Dread…

Even before the episode a couple of weeks ago of Army Wives where we learned that Jeremy was killed in action, I’ve been having this feeling of dread.  Like I’m afraid to look out my window, for fear that I’ll see the black car pulling in the driveway, occupied by Casualty Notification.  I have this fear, and then Army Wives goes and incorporates this into their episodes.

 

It’s quite possibly the biggest fear of any military spouse or parent.  So I know I’m not crazy for having this fear, given the situation it’s quite rational.  However, I know how life is, with its ironies, coincidences, that I’m afraid if I don’t feel/do something, the worst thing will happen.  It may just be the obsessive-compulsive in me (like when people need to flick a light-switch on and off multiple times, or else they are overwhelmed with debilitating feelings of doom).  If I’m not constantly checking the window, even though I’m afraid of the possibility of seeing a black car roll up the driveway, I feel like that car WILL be pulling in, with terrible news.  I also feel like it will happen if I’m not hyper-aware of the possibility.

 

So, I’m constantly in a state of fear, dread, and doom.  Work preoccupies my mind while I’m there, so I’m not thinking about the ways my husband could die.  [I really hate to think about it, much less type it out.  But it is a bitter reality of what could happen, as much as I DON’T want it t.  Can you believe there are wives out there who don’t care if their husbands make it home from deployment alive or not?  Repulsive!]  And I think once I get more into my photography, that will keep my mind preoccupied as well.  But it’s still hard, the times I’m alone with nothing to do, to not stew in worry.  But ever since my husband’s R&R, I’m so hyper-aware of how long it’s been between phone calls, when before I didn’t keep track of days.  And every day that goes by now, I’m left wondering “what if…”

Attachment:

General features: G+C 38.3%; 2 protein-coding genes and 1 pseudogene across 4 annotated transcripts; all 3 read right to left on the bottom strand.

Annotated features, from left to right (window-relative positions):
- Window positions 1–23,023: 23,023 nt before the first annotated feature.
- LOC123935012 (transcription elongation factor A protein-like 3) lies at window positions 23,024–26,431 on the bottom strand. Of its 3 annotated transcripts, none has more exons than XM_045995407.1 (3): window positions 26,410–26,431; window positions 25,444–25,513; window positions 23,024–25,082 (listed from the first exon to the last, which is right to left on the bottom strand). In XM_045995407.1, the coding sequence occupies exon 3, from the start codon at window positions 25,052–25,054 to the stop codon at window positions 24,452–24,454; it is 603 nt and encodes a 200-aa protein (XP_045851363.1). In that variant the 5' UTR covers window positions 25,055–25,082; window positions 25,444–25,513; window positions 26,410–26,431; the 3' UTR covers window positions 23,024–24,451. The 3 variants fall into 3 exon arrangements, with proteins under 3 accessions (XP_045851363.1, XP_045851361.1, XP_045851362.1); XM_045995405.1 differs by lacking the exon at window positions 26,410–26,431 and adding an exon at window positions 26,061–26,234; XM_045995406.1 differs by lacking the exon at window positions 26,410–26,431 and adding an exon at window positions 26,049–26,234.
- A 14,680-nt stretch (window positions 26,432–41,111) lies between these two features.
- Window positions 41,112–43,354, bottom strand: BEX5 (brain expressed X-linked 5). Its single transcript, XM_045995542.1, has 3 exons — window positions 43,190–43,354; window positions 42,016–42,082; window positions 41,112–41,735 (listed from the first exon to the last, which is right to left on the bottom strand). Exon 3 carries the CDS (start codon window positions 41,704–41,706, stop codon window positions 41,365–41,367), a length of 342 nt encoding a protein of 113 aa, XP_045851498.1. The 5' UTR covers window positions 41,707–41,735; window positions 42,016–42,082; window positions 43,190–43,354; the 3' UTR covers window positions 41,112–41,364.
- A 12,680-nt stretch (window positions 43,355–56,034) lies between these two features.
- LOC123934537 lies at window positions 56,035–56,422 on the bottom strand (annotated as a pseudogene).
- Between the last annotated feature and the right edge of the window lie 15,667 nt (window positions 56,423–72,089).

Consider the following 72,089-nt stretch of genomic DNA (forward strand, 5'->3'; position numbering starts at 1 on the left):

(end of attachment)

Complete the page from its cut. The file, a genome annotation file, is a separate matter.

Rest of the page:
I feel bad that I don’t really have any advice for this post, and that it’s all about my fears that I’m sure are shared among many military wives.  I don’t want to perpetuate the fears of others, but at the same time, I need to get this out of me.

 

My thoughts are with you all who have spouses and loved ones deployed.  I hope you’re loved one is safe, and that you hear from him/her soon.  But all the reassuring in the world, I know, doesn’t ease the worry.  I just hope you find ways to cope with it, and don’t let it consume you.

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6 thoughts on “Dread…

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  1. I’ve been thinking of you a lot lately. I hope the rest of this deployment moves more quickly for you and that you are able to find some peace from the anxiety as it goes on.

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  2. You are not alone in this. My husband has yet to go through a deployment (but he surely will within the next year), and these same thoughts are constantly in the back of my mind. My husband is in the infantry, which means busting down doors and front lines. I absolutely DREAD his upcoming deployment, because I know I will have that same need to look out the window, and the constant “what if..” in my mind. I will be praying for you and your husband. Just know that you are not alone.